PM Folds on Bar Association Bill
Prime Minister Binyamin Netanyahu backed off from presenting a law to the Knesset that would change the structure of the committee that nominates judges for the High Court. The law - popularly called the "Bar Association Bill" - which was approved Monday by the Ministerial Law Committee for its second and third reading, was to have been presented to the Knesset next Monday, but will now be shelved until further notice – meaning, observers said, that the Prime Minister would allow the bill to die, failing to pass it into law by the end of the Knesset session, even though there is no doubt that the coalition could garner enough votes to pass it.
The left sharply attacked the law proposed by Likud MKs Ze'ev Elkin and Yariv Levin, calling it a “putsch” by the right to change the nature of the High Court. The law would have called for a reappointment of two members of the committee who are members of the Israel Bar Association, who are close associates of High Court head Dorit Beinisch. The Likud held a stormy debate on the bill Monday afternoon, while leftist MKs took to the media airwaves to denounce Netanyahu and the right for attempting to change the makeup of the committee.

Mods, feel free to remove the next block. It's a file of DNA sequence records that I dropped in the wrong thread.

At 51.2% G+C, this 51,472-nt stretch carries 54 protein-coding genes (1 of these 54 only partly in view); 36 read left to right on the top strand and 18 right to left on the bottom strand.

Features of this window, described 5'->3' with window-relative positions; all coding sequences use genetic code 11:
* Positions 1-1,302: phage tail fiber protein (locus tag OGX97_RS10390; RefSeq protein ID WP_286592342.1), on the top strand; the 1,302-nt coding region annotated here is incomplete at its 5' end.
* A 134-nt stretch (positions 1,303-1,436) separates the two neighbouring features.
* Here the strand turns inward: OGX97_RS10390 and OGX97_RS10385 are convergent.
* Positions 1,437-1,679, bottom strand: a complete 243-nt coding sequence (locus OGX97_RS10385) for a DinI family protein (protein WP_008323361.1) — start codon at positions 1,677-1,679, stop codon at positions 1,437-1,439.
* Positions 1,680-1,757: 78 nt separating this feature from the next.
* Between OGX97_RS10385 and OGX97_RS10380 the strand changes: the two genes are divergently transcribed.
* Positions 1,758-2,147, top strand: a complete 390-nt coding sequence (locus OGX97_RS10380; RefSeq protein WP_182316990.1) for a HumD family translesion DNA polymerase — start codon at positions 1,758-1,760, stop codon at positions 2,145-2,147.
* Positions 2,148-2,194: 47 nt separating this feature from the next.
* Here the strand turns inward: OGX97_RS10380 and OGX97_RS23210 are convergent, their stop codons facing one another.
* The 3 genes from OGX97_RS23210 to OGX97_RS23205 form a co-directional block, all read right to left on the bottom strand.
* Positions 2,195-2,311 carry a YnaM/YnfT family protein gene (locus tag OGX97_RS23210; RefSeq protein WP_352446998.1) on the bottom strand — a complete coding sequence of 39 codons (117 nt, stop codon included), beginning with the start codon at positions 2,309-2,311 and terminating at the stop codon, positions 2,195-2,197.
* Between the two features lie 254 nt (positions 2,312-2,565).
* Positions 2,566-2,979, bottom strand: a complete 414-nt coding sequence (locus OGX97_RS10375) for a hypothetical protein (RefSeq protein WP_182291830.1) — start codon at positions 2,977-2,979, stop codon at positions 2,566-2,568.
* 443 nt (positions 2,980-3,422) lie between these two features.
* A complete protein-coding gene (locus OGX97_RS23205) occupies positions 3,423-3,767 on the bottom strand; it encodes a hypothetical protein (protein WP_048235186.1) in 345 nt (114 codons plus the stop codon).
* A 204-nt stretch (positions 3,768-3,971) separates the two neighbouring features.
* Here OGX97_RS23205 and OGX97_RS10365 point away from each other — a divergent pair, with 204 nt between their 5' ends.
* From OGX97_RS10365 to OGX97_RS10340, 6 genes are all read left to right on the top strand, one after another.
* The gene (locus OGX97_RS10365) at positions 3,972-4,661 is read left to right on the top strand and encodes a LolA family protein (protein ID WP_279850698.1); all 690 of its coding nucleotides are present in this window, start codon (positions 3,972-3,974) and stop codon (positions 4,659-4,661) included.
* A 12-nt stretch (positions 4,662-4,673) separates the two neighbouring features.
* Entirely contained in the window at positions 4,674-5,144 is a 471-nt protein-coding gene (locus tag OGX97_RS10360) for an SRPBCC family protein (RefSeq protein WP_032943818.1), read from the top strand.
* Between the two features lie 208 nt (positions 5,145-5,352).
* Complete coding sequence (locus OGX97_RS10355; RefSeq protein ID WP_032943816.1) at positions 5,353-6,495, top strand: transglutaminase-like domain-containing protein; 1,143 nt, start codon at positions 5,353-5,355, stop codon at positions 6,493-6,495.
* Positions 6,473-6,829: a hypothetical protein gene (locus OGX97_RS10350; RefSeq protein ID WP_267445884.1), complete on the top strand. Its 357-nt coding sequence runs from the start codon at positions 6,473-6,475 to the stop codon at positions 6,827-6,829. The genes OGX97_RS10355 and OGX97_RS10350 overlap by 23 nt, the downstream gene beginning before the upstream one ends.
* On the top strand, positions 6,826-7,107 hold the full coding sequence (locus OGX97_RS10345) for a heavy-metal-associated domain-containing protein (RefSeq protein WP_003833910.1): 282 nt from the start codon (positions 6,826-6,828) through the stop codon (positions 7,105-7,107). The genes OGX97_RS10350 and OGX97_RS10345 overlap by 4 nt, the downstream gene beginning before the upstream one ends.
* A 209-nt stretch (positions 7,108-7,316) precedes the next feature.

According to reports, Attorney General Yehuda Weinstein convinced Netanyahu to pull support for the bill, telling him that the High Court would probably declare it as contradicting basic laws. However, several MKs on the right said that the decision was another example of Netanyahu's backing down from legislation that favors the right in the wake of a media attack. “The media knows his weak spot, and Netanyahu can be counted on to back down when enough pressure is applied,” said one Likud member.
Elkin and Levin railed against the decision Tuesday. “Freezing the bill provides an unfair gift to High Court president Dorit Beinisch right before her retirement, and gives the judges complete control over all aspects of judicial appointments,” said Levin, describing the system as a “revolving door,” where leftist judges and their supporters on the appointments committee choose like-minded judges for appointments, with the right unable to influence appointments in any way. “I respect the Prime Minister's decision, but will continue to fight for my stance in order to put an end to the unjust manner in which judges are chosen in Israel,” Levin added.